Friday, January 29, 2016

Movie Review: 13 Hours: The Secret Soldiers of Benghazi (R) - Jordan dos Santos

144 minutes

13 Hours: The Secret Soldiers of Benghazi is the newest Michael Bay film to hit theaters—I’ve heard it called the “Bay-ghazi” film, which makes me chuckle—and it acts as his first trip back to realism in quite a while.  After spending a majority of the last decade bringing us a slew of Transformers movies, each snowballing into the loudest form of summer-event chaos, Bay finally slows things down and tells a more human story, though still loud and filled with action. As I write this from a very red area in the state of Indiana, I can tell you that 99.9 percent of Benghazi talk has been about one topic: Hillary. 13 Hours is a Hillary (and agenda) free zone, which makes it much easier to digest. If you’re a news follower then you hear Benghazi buzz almost daily due to an ongoing investigation. And as long as you, the viewer, go in agenda free (it’s going to be impossible for some, let’s face it) then you shouldn’t have a problem leaving the theater satisfied with this side of the story. 

To this day the details are still hazy as to why the Benghazi attacks happened. Here’s what’s definite: On September 11, 2012, two different areas of Benghazi acting as shelter for Americans were attacked. One was a makeshift compound to house a visiting ambassador, the other, a secret consulate used by the CIA. 13 Hours follows the six CIA security contractors that were hired to keep the consulate safe. John Krasinski, of NBCs “The Office” fame, stars as former Navy Seal Jack Da Silva. Although he doesn’t act as the leader of these soldiers, he’s definitely the name recognition the studio chose, with the handful of other actors being ones who work regularly, but aren’t well known by the general public. It’s my personal opinion that it would have been a safer bet to go with six well-rounded actors, as opposed to five and one familiar face; I just had a very hard time distancing Kransinski from his “The Office” character, Jim Halpert. Many comedic actors attempt to transition into drama at some point in their lives, I’m just not sure the jump from workplace funny man to bulked-up soldier was the best move in this case. With that said, Krasinski has a few good moments of human drama in which the audience should be able to sympathize.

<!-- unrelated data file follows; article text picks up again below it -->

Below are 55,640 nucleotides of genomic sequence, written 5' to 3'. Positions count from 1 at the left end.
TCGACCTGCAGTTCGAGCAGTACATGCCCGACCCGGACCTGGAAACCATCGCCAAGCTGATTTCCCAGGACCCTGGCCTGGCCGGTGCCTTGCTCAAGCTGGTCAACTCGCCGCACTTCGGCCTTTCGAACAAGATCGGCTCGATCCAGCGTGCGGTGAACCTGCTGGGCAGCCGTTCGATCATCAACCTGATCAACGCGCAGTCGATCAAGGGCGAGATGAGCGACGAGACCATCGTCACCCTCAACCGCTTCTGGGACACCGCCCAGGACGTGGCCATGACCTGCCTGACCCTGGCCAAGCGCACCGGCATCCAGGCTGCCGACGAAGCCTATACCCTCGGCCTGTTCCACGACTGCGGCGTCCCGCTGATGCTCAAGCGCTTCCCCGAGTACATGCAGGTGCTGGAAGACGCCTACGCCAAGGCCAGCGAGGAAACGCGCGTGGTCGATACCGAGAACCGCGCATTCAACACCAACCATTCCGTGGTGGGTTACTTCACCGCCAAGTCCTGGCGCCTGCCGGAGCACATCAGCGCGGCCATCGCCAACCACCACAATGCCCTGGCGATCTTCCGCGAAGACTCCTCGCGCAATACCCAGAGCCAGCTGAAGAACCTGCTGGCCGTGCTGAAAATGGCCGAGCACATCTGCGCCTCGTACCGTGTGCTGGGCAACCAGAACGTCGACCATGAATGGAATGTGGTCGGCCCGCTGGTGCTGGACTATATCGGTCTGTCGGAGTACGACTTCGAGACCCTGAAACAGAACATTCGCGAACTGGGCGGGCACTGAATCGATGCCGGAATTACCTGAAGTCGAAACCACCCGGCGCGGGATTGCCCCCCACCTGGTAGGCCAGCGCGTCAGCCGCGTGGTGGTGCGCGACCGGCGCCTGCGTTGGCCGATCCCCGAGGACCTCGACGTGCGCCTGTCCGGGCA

While the first act of the movie is dedicated to introducing us to the eponymous soldiers, the last two acts are filled with violent explosions and attacks. Unlike most of Bay’s other films, however, there’s an obligation to show such things in order to stay true to the real-life events. In what seems to be a trend lately, 13 Hours runs just short of 2 ½ hours. Though I felt that part of the fat could be trimmed, it still acts as a better way to learn about the events of Benghazi than to sit at home and listen to the same old Hillary talk. 

Friday, January 22, 2016

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Movie review - Sisters - By Jordan Dos Santos


118 minutes

Tina Fey and Amy Poehler team up as the titular Sisters, proving that you’re never too old to have some of that high school-aged, debauched fun. Poehler plays Maura Ellis, the more responsible half of the Ellis sisters, always playing “party mom” to help cover wild sister Kate’s antics. While related by blood, Kate (Fey) is the perfect opposite to all of Maura’s goodness. In the beginning of the movie, we find that Maura has continued embracing maturity (to the point of being a bore in most every aspect of her life), while Kate has never aspired to achieve it. Maura is financially stable and tries her best to maintain a positive outlook, even though she is coming off of a divorce. Kate, on the other hand, has avoided divorce because she’s avoided marriage, but is stuck in a never-ending loop of quitting jobs and trying to prove to her teenage daughter that she has the initiative to do something with her life.